Interest rates

World Bank warns of rising recession risk amid higher interest rates

WASHINGTON (Reuters) – The threat of a global recession is growing as central banks focus on curbing soaring inflation rates, the World Bank warned on Thursday, calling on governments to help boost supply for reduce upward pressure on prices.

Inflation around the world rose at the fastest pace seen in decades, due to supply constraints amid strong demand as countries emerged from the pandemic. It has been exacerbated this year by the Russian invasion of Ukraine and the Covid lockdowns in China.

Major central banks reacted forcefully, raising borrowing costs to calm demand and stifle runaway inflation.

But in a new paper, World Bank economists have warned that these actions may not be enough to rein in high prices, requiring further interest rate hikes, which would dampen growth.

Many countries will not be able to avoid a recession, but the global slowdown and tightening of monetary policy “could give rise to significant financial stress and trigger a global recession in 2023”, according to the document.

In this scenario, global GDP growth would slow to 0.5% in 2023, a 0.4% contraction in per capita growth, meeting the technical definition of a global recession.

“Global growth is slowing sharply, with further slowing likely as more countries enter recession,” World Bank President David Malpass said in a statement.

“My deep concern is that these trends persist, with lasting consequences that are devastating for people in emerging markets and developing economies.” He urged policy makers to “shift their focus from reducing consumption to increasing production”. In early June, the World Bank lowered its global growth forecast to 2.9%, more than a point lower than the January estimate.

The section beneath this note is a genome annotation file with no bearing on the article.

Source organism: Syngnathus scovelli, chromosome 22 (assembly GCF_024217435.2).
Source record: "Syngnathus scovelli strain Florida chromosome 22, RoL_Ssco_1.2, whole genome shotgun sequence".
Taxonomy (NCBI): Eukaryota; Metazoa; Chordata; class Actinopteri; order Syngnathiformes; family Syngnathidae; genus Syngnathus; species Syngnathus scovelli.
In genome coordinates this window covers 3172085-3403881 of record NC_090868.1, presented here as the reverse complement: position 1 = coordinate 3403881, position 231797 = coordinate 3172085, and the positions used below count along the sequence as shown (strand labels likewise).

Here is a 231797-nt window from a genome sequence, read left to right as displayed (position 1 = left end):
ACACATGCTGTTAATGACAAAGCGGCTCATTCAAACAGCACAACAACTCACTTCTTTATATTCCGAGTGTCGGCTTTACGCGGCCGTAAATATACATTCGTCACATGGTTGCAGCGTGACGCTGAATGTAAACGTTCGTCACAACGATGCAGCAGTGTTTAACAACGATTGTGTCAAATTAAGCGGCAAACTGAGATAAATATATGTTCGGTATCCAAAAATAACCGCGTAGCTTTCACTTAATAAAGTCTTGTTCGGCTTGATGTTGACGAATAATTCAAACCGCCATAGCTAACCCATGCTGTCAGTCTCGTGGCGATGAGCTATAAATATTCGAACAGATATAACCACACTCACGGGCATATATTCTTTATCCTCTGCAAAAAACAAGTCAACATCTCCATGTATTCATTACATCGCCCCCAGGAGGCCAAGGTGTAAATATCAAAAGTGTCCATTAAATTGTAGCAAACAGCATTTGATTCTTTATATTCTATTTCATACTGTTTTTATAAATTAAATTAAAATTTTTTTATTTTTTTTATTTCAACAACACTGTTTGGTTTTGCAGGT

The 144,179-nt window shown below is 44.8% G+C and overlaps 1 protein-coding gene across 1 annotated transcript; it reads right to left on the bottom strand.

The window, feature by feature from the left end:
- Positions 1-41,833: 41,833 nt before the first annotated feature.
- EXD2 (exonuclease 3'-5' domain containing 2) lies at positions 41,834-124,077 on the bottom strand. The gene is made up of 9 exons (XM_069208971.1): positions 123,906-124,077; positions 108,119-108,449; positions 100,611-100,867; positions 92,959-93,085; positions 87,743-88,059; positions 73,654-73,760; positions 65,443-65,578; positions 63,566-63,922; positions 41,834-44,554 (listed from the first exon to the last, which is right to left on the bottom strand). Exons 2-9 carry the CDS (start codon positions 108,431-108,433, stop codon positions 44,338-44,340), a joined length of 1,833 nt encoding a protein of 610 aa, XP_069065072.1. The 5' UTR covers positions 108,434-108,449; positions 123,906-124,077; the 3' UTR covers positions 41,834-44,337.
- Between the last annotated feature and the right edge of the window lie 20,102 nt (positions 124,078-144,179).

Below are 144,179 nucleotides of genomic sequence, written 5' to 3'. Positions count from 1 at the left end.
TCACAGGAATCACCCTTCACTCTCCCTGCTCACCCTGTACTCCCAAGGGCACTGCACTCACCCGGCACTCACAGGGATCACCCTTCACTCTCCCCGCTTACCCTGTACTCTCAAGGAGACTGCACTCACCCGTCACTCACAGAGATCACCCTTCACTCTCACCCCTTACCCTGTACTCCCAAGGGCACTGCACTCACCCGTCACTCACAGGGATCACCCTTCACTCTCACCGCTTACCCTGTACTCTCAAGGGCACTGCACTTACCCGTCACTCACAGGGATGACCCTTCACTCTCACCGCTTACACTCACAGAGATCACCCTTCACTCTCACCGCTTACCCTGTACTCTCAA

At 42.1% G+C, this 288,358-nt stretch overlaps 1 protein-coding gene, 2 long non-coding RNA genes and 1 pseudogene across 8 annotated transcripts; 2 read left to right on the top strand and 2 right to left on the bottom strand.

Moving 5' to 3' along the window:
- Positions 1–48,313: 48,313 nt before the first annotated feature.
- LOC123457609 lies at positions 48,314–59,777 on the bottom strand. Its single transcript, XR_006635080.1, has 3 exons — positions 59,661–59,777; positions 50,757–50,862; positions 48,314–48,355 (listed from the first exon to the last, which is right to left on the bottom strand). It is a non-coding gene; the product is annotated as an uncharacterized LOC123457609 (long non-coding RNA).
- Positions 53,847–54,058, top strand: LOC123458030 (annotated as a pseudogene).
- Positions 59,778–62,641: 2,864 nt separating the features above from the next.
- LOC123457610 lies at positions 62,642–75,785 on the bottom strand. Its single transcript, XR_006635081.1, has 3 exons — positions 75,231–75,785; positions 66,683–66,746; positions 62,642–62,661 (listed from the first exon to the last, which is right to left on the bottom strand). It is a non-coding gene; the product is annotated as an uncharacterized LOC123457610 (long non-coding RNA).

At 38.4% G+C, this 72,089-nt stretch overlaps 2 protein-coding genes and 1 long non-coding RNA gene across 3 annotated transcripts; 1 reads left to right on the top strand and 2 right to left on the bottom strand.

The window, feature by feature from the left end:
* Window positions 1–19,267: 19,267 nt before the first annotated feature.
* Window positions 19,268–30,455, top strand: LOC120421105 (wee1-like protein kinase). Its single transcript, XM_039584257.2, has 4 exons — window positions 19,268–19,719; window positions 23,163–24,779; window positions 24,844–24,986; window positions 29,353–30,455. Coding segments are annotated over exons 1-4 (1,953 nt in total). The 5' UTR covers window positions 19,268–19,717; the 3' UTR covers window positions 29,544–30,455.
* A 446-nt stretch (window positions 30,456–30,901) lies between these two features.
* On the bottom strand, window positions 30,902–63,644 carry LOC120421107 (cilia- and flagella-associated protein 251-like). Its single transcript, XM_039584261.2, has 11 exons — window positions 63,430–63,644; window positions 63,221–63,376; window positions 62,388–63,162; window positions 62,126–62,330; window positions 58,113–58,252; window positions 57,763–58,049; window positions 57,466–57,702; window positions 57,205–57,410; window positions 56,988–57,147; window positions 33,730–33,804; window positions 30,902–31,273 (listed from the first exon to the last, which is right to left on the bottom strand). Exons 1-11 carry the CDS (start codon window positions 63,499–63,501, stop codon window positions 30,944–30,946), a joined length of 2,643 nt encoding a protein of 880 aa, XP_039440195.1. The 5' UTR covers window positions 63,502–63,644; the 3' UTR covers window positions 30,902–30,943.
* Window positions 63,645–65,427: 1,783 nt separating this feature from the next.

Not all dark and dark

Indermit Gill, the newly installed chief economist at the Washington-based development lender, said his biggest concern is that due to the downturn and the pandemic crisis, “poverty reduction has stalled”. But he also expressed some optimism.

“It’s not a disaster story,” he told reporters, noting that thanks to the work done to improve economic policies and management before the pandemic, countries are better able to protect the poor.

“I have a feeling we’ll come out on the right side because the world has changed now and you know there’s a lot more capacity around,” he said.

The worst-case scenario outlined in Thursday’s paper would involve a recession in advanced economies and a sharp decline in growth in emerging and developing economies.

“The global economy is currently experiencing its biggest slowdown after a post-recession recovery since 1970,” the World Bank said.

“Under these circumstances, even a moderate hit to the global economy over the next year could tip it into recession. “

Posted in Dawn, September 16, 2022